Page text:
Diversity in a Contrast Set Increases Generalization from a Single-Item Target

Abstract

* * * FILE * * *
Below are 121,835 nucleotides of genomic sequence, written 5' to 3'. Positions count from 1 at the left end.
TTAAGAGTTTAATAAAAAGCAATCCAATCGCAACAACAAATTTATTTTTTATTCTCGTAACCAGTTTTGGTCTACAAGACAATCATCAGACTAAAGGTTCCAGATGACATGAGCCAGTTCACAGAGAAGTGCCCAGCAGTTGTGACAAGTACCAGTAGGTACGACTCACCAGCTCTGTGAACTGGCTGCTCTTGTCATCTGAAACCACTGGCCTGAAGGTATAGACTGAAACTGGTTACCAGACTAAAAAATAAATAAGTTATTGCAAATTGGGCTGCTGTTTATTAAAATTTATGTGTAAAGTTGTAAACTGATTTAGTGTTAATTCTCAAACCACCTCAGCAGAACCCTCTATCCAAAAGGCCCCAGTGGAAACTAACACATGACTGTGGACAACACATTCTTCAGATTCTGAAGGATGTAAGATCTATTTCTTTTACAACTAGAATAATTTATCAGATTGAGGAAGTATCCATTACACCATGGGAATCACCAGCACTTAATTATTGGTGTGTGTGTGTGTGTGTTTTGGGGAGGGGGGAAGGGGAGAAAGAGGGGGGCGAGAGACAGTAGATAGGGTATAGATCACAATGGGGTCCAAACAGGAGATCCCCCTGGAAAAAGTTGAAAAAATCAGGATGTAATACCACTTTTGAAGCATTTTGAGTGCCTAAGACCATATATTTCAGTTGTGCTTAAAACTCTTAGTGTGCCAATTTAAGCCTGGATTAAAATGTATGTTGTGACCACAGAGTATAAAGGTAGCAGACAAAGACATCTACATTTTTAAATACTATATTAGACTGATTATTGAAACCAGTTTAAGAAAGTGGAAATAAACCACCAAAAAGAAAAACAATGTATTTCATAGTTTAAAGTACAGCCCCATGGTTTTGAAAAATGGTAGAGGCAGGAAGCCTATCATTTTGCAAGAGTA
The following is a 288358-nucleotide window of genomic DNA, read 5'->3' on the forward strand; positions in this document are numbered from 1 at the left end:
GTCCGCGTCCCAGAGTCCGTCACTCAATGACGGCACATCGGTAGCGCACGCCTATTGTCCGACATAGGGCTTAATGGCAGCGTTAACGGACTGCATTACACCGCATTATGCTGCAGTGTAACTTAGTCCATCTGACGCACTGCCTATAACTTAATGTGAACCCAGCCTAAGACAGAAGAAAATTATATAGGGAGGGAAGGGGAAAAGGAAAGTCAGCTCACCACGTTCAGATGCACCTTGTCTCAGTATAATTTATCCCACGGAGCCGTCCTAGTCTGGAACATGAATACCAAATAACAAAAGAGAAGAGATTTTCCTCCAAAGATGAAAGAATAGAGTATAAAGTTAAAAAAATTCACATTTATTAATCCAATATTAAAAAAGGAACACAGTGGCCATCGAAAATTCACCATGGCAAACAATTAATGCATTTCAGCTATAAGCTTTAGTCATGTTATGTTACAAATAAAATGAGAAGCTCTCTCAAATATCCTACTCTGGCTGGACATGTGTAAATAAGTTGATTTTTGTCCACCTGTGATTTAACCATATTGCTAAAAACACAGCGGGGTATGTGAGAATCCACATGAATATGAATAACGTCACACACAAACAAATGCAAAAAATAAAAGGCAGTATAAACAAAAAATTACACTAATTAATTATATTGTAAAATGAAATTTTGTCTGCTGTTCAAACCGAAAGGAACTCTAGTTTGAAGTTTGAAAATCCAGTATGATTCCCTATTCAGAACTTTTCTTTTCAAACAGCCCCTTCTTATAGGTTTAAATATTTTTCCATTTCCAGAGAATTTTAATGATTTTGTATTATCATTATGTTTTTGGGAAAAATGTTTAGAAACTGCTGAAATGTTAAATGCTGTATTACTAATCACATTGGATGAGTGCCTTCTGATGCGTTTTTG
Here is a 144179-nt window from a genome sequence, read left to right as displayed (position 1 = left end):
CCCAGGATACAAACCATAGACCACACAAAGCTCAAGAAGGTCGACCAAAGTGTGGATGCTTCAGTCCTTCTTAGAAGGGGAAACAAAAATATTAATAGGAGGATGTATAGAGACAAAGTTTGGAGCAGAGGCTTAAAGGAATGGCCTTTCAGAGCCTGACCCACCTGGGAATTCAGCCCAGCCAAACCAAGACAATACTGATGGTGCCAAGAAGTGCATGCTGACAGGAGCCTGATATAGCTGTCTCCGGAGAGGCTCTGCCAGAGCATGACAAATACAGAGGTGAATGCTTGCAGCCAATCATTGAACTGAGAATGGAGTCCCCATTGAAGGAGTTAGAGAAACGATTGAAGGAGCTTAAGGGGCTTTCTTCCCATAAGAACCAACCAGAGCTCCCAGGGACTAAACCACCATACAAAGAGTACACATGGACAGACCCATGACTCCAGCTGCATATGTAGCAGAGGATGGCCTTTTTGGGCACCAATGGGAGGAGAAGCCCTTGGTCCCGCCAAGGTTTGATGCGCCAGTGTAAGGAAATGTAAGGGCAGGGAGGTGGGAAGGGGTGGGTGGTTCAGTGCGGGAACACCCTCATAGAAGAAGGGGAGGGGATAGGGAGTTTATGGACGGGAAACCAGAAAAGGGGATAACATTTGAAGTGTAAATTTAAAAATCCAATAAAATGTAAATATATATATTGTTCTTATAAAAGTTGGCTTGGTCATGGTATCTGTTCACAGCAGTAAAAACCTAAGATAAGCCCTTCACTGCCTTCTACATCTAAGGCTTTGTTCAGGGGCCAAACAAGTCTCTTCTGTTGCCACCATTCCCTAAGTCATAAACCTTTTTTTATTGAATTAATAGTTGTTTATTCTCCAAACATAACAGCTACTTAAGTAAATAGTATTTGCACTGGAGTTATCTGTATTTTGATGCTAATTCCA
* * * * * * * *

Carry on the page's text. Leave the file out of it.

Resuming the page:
Four experiments explored the effect of diversity of contrasting negative evidence on inductive inferences drawn from a single-item target. In Experiments 1 and 2, we found that increasing the diversity of a contrast set led people to infer that a target exemplar corresponded to a higher level category and led to greater generalization of a novel property associated with the target. Further, we demonstrated two boundary conditions in which the effect only occurred when the contrast set was consistent with a higher level category that both united the contrast exemplars and distinguished them from the target (Experiment 4) and when contrast and target shared an obvious parent category (Experiment 5). Taken together, these findings demonstrate that increasing the diversity of a contrast increases generalization from a target, but only if the contrast set is drawn from a single category that excludes, but shares a common parent with, the target.


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